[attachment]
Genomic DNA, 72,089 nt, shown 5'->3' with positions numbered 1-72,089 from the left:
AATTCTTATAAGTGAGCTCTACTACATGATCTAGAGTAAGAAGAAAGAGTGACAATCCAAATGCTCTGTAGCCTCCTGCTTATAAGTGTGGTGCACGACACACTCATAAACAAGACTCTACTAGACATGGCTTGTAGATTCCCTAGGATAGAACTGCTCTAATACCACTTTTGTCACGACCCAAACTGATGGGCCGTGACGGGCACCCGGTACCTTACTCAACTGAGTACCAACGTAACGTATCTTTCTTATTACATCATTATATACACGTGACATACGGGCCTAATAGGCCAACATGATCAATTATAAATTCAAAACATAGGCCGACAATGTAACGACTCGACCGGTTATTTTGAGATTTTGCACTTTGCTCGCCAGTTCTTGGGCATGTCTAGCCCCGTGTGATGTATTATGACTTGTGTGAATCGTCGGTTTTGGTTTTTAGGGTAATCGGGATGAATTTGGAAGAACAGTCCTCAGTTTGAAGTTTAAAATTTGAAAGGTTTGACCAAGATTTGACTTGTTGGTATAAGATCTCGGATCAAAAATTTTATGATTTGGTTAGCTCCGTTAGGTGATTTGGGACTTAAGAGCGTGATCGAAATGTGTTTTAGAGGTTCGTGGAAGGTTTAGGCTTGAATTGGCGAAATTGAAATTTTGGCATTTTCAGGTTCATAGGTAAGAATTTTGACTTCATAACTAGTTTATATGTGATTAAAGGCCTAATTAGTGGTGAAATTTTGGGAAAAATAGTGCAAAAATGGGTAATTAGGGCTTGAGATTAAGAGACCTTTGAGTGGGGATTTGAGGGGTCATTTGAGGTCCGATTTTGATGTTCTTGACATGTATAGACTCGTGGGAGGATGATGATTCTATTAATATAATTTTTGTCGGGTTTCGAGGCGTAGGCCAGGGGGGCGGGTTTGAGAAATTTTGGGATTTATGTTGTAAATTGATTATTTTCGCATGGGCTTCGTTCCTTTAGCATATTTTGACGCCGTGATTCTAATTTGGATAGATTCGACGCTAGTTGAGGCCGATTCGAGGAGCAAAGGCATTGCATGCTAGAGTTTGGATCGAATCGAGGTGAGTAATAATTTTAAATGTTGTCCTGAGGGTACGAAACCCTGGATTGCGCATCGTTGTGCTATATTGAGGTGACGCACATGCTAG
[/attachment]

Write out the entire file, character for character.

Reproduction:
Genomic DNA, 72,089 nt, shown 5'->3' with positions numbered 1-72,089 from the left:
AATTCTTATAAGTGAGCTCTACTACATGATCTAGAGTAAGAAGAAAGAGTGACAATCCAAATGCTCTGTAGCCTCCTGCTTATAAGTGTGGTGCACGACACACTCATAAACAAGACTCTACTAGACATGGCTTGTAGATTCCCTAGGATAGAACTGCTCTAATACCACTTTTGTCACGACCCAAACTGATGGGCCGTGACGGGCACCCGGTACCTTACTCAACTGAGTACCAACGTAACGTATCTTTCTTATTACATCATTATATACACGTGACATACGGGCCTAATAGGCCAACATGATCAATTATAAATTCAAAACATAGGCCGACAATGTAACGACTCGACCGGTTATTTTGAGATTTTGCACTTTGCTCGCCAGTTCTTGGGCATGTCTAGCCCCGTGTGATGTATTATGACTTGTGTGAATCGTCGGTTTTGGTTTTTAGGGTAATCGGGATGAATTTGGAAGAACAGTCCTCAGTTTGAAGTTTAAAATTTGAAAGGTTTGACCAAGATTTGACTTGTTGGTATAAGATCTCGGATCAAAAATTTTATGATTTGGTTAGCTCCGTTAGGTGATTTGGGACTTAAGAGCGTGATCGAAATGTGTTTTAGAGGTTCGTGGAAGGTTTAGGCTTGAATTGGCGAAATTGAAATTTTGGCATTTTCAGGTTCATAGGTAAGAATTTTGACTTCATAACTAGTTTATATGTGATTAAAGGCCTAATTAGTGGTGAAATTTTGGGAAAAATAGTGCAAAAATGGGTAATTAGGGCTTGAGATTAAGAGACCTTTGAGTGGGGATTTGAGGGGTCATTTGAGGTCCGATTTTGATGTTCTTGACATGTATAGACTCGTGGGAGGATGATGATTCTATTAATATAATTTTTGTCGGGTTTCGAGGCGTAGGCCAGGGGGGCGGGTTTGAGAAATTTTGGGATTTATGTTGTAAATTGATTATTTTCGCATGGGCTTCGTTCCTTTAGCATATTTTGACGCCGTGATTCTAATTTGGATAGATTCGACGCTAGTTGAGGCCGATTCGAGGAGCAAAGGCATTGCATGCTAGAGTTTGGATCGAATCGAGGTGAGTAATAATTTTAAATGTTGTCCTGAGGGTACGAAACCCTGGATTGCGCATCGTTGTGCTATATTGAGGTGACGCACATGCTAG